On Point: Babies, Shekels and Bullets


by Austin Bay
April 10, 2002

On the Israeli side, the settlements policy, a land-grab byreligious radicals who believe God promised them the land from the "greatEgyptian river to the Euphrates," politically undermined efforts at economicintegration.

On the Palestinian side, Yasser Arafat's corrupt governmentsapped development. Iraq, Iran and Syria still fund militants, becauseendless war furthers their interests. Apocalyptic Islamists cast 2002 in therhetoric of self-serving triumphalism. For Islamists, if the Palestinianpeople are destroyed in the process of destroying Israel, so be it.

The Palestinians bear a high degree of responsibility for theircurrent hell. Suicide bombing campaigns do not incline minds to supportlegitimate Palestinian demands. The rejection of Ehud Barak's 2000 peaceoffer was a terrible mistake, though arguably that offer was rushed, moreappropriately made in a post-Saddam era.

The Israelis are in the process of militarily smashing theIntifada's infrastructure. As they withdraw from Palestinian cities, theywill leave behind surveillance assets.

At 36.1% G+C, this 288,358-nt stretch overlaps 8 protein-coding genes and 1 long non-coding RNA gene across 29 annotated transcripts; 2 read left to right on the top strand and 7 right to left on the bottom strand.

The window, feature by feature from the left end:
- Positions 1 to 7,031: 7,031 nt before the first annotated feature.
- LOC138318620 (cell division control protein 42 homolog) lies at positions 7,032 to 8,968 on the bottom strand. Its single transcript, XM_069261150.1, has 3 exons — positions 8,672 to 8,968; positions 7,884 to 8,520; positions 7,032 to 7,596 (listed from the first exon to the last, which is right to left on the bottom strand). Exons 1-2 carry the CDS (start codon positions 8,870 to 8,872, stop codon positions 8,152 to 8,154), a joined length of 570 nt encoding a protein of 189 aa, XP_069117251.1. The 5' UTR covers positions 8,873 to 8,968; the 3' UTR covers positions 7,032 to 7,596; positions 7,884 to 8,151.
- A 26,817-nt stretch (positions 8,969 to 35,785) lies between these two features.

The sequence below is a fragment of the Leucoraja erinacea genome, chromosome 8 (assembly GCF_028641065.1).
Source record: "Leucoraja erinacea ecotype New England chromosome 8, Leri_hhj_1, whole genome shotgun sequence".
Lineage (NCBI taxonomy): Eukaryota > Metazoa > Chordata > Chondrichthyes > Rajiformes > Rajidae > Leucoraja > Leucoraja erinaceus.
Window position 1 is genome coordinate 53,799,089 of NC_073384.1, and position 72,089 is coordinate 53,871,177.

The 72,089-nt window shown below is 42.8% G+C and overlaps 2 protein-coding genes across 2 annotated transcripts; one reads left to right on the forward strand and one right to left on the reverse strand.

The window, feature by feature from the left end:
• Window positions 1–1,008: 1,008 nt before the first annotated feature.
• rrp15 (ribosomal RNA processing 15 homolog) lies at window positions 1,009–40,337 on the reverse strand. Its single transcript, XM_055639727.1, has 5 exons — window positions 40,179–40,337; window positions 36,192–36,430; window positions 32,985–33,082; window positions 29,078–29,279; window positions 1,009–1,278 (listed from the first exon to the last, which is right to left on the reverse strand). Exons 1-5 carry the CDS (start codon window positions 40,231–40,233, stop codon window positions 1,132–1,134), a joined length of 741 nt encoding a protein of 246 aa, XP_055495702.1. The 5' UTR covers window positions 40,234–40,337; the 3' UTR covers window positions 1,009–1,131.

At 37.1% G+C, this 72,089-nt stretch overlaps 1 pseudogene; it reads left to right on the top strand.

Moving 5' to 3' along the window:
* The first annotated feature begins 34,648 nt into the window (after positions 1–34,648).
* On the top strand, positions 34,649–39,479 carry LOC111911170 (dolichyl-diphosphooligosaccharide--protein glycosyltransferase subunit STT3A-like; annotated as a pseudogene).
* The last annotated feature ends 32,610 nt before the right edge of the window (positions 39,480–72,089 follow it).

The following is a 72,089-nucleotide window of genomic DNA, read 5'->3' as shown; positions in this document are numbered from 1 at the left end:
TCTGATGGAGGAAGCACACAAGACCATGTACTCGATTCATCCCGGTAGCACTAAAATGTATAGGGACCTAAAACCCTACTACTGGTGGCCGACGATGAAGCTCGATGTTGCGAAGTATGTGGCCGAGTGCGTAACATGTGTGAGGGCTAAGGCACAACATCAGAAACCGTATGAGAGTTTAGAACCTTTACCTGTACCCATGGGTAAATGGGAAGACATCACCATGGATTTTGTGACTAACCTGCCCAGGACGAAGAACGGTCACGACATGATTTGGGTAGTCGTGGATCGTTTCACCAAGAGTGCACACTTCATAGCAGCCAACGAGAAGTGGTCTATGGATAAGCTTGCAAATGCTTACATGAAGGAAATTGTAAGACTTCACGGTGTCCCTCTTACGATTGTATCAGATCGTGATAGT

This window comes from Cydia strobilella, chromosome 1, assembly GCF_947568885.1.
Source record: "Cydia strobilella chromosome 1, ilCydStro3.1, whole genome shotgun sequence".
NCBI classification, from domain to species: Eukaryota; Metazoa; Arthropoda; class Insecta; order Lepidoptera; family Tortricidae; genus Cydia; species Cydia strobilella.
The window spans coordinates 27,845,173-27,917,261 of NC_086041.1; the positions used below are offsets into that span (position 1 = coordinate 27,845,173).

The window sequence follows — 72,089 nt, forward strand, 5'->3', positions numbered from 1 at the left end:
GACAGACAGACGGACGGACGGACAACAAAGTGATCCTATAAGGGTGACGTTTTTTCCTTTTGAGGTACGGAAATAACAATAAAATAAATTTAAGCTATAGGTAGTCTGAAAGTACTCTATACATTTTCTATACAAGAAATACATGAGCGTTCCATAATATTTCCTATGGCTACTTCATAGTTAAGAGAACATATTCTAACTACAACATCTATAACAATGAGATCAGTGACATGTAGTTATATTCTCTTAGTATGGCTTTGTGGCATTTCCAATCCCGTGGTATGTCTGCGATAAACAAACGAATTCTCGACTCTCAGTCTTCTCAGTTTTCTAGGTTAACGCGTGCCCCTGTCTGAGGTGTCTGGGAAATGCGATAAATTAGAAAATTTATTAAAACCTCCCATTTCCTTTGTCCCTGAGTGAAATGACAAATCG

But after the withdrawal? One proposed Israeli government"solution" to the demographic war is to build "the Wall." The JerusalemWall, like the Berlin Wall, will divide populations.

A wall around Israel will reduce the threat of terror attacks, alegitimate goal. However, it will never bring peace. The West Bank willbecome a zone of permanent deprivation, a ghetto of sorts. Jordan couldtopple into ethnic chaos. Inside the Wall? This "Fortress Israel" isn'tParadise. One 2020 projection sees an urbanized sprawl of 6.5 millionIsraeli Jews, with 3 million Israeli Arabs. Do the math, for the baby battleaffects ballots. Israeli Arabs will have a third of the votes. What happensthen? A move to "curb" Arab democratic rights? Arab expulsions? AnotherWall? Building walls risks turning Israel into just another Middle Easternethnic and religious autocracy.

What's the alternative? Ironically, a larger war, one aimed atregime changes in Iraq and Syria, would in the long haul improve Israeli andPalestinian prospects. The defeat of zealots is essential. Arab moderates(they do exist) lack the ability to tackle their zealots. That means theIsraelis will have to do it for them (which they are, with guns). TheIsraelis, however, must also defeat their own radicals. The settlements mustbe withdrawn.

The real alternative is shekels. As impossible as it seems, thatdream of economic integration still represents the best prospect forlong-term peace and justice.

To find out more about Austin Bay and read features by other Creators Syndicate writers and cartoonists, visit the Creators Syndicate Web page at www.creators.com.

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